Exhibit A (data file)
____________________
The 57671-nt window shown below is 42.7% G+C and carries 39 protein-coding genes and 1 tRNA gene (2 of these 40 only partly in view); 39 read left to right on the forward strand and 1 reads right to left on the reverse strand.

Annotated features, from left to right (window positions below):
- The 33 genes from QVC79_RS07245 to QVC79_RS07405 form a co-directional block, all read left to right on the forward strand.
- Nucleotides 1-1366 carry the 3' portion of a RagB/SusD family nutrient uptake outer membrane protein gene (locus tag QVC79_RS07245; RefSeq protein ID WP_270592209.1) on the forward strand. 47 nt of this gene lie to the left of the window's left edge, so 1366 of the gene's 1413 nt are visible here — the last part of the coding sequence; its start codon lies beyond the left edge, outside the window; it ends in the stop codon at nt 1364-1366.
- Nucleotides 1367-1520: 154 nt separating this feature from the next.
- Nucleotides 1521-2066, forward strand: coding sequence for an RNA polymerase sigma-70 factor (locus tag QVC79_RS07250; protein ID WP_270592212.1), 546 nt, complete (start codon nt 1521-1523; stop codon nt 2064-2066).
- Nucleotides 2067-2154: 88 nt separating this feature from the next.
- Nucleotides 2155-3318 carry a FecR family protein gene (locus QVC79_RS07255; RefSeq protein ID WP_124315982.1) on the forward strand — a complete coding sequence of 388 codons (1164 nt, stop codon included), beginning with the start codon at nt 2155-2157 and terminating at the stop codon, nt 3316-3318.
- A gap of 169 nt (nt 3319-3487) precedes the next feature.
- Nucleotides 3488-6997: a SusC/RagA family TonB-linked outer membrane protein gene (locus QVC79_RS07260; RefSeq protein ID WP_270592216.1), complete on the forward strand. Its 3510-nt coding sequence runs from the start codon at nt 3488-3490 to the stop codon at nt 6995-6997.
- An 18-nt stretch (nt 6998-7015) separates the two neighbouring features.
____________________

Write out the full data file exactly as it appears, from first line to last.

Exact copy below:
The 57671-nt window shown below is 42.7% G+C and carries 39 protein-coding genes and 1 tRNA gene (2 of these 40 only partly in view); 39 read left to right on the forward strand and 1 reads right to left on the reverse strand.

Annotated features, from left to right (window positions below):
- The 33 genes from QVC79_RS07245 to QVC79_RS07405 form a co-directional block, all read left to right on the forward strand.
- Nucleotides 1-1366 carry the 3' portion of a RagB/SusD family nutrient uptake outer membrane protein gene (locus tag QVC79_RS07245; RefSeq protein ID WP_270592209.1) on the forward strand. 47 nt of this gene lie to the left of the window's left edge, so 1366 of the gene's 1413 nt are visible here — the last part of the coding sequence; its start codon lies beyond the left edge, outside the window; it ends in the stop codon at nt 1364-1366.
- Nucleotides 1367-1520: 154 nt separating this feature from the next.
- Nucleotides 1521-2066, forward strand: coding sequence for an RNA polymerase sigma-70 factor (locus tag QVC79_RS07250; protein ID WP_270592212.1), 546 nt, complete (start codon nt 1521-1523; stop codon nt 2064-2066).
- Nucleotides 2067-2154: 88 nt separating this feature from the next.
- Nucleotides 2155-3318 carry a FecR family protein gene (locus QVC79_RS07255; RefSeq protein ID WP_124315982.1) on the forward strand — a complete coding sequence of 388 codons (1164 nt, stop codon included), beginning with the start codon at nt 2155-2157 and terminating at the stop codon, nt 3316-3318.
- A gap of 169 nt (nt 3319-3487) precedes the next feature.
- Nucleotides 3488-6997: a SusC/RagA family TonB-linked outer membrane protein gene (locus QVC79_RS07260; RefSeq protein ID WP_270592216.1), complete on the forward strand. Its 3510-nt coding sequence runs from the start codon at nt 3488-3490 to the stop codon at nt 6995-6997.
- An 18-nt stretch (nt 6998-7015) separates the two neighbouring features.